Whether or not a design has a lot of thought behind doesn’t really matter, not to the end-user. All that matters if it pleases him.

What throws me off at Casey’s comment about Mega Man having many different iterations is that it sounds like CAPCOM was the one dictating them elements they should use. I can see them wanting to reuse some of the elements, but dictating not so much, especially after these guys asserted that this Mega Man is an American take. Whether or not we should even call post-Classic series main characters as iterations of Mega Man is under heavy question. The fact is, they are not the same character and stand on their own legs who they are as characters.

Casey saying that the show will have dark elements, but Mega Man himself won’t be it is stupid. Mega Man himself has never been the dark element in the franchise. In Classic series he is a helper robot that is compelled to help those in need. In X series Mega Man X is the brightest thing in the series, fighting for peaceful coexistence of humans and Reploids. Legends has Mega Man Volnutt living a normal life as an adventurer. In Battle Network MegaMan.EXE may be the digitalisation of Lan’s brother, but that’s far from dark. It’s hopeful and their interaction really is very brotherly. In Star Force Geo may be a traumatised character at first, but he gets better and becomes a normal kid again. In ZX, the idea of Mega Man has changed and has classic hero type who gains his powers from a “mystical” source. Xover doesn’t really have any personality so don’t know where the hell Man of Action of Dentsu America got their idea of Mega Man, as a character being dark. Maybe they just played Mega Man Zero, which would explain it. The irony in that would be that you don’t play as Mega Man, and X is literally a digital angel in that series.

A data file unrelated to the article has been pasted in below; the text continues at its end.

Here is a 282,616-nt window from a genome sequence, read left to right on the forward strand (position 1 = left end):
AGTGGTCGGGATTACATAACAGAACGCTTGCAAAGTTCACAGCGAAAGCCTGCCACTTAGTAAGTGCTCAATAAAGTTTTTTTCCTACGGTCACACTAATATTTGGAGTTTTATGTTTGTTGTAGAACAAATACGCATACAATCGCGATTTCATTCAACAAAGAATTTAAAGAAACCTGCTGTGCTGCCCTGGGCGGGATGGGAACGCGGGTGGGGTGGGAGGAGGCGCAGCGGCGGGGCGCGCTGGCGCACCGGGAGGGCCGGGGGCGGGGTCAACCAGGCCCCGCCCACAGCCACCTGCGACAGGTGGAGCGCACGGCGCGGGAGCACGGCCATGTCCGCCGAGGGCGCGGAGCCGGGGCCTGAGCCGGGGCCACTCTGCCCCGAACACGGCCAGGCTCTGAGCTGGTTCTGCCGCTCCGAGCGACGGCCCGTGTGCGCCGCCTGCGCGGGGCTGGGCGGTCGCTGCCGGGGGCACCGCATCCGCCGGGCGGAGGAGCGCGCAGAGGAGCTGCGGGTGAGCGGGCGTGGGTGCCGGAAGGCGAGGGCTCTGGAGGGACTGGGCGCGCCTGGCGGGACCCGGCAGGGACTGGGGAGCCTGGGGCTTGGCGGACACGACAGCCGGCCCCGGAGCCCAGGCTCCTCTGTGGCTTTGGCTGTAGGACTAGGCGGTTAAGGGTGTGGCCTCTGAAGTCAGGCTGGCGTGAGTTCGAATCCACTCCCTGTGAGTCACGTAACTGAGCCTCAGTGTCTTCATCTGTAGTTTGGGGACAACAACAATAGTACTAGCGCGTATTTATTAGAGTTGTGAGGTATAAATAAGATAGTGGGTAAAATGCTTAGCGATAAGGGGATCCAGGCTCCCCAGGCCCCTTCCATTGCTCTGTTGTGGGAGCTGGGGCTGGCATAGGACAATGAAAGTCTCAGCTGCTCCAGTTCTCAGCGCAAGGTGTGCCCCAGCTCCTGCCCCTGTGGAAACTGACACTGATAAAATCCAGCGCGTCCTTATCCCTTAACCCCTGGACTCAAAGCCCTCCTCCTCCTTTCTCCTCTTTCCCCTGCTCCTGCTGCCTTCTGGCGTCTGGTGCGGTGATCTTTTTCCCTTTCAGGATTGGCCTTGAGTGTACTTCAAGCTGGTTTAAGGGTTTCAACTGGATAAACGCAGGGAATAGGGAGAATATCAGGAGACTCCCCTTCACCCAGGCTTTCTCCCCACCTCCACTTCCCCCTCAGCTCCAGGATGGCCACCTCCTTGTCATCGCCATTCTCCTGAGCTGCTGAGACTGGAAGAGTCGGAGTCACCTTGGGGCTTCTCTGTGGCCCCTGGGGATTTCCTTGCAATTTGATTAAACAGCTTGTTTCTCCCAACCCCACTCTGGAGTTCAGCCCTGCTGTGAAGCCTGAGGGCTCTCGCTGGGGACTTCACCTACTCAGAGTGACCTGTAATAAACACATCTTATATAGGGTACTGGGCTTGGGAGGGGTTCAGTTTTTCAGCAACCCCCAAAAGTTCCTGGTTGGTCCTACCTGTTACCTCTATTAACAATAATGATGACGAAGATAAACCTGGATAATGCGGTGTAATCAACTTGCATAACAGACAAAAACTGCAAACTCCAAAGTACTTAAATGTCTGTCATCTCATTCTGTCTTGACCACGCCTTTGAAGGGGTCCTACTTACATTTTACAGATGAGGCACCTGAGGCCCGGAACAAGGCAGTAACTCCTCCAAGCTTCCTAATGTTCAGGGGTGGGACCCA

After this interview I’m expecting to see a show that isn’t Mega Man outside brand recognition. It’ll be just like any other Disney X D action show that will run for a season and then killed. CAPCOM seems to be producing game based on the show, but whether or not that will be good or not is another thing.

Honestly, this sub-series needed its own subtitle, like all the previous. Call it American Mega Man or something like that, seeing they’re so proud to think they’re the first American take on the franchise. Fingers crossed that this series will at least show CAPCOM that the franchise as a whole still has worth and greenlight more games to the other sub-series rather than just putting re-releases out.

Mighty Number 9 is just miserable

This one’s from a personal point of view, screw the writer persona. Mighty Number 9 is a microcosm of everything that’s wrong with modern video games and their fans. It’s a Kickstarter product headed by a well-known game developer, who used his status with Mega Man fandom to drive through a new title that was seemingly supposed to be a middle finger to CAPCOM. Inafune used Mega Man‘s legacy as his most main tool for advertising. The sad thing is, the cult that had elevated him and those who just wanted to throw shit at CAPCOM bought this, and all they can do is blame themselves.

I did not back Mighty Number 9 because at the time I didn’t buy into idol worship any more. If you want to roll years back on the blog, you can see that I had some remains of it, but I recognize that each and every person making any product is just as dick gobbling as anyone. None of these people are nothing special, their works are works of hundreds if not thousands of people, all contributing to one piece. Screw the creators, they don’t matter. Only their product does.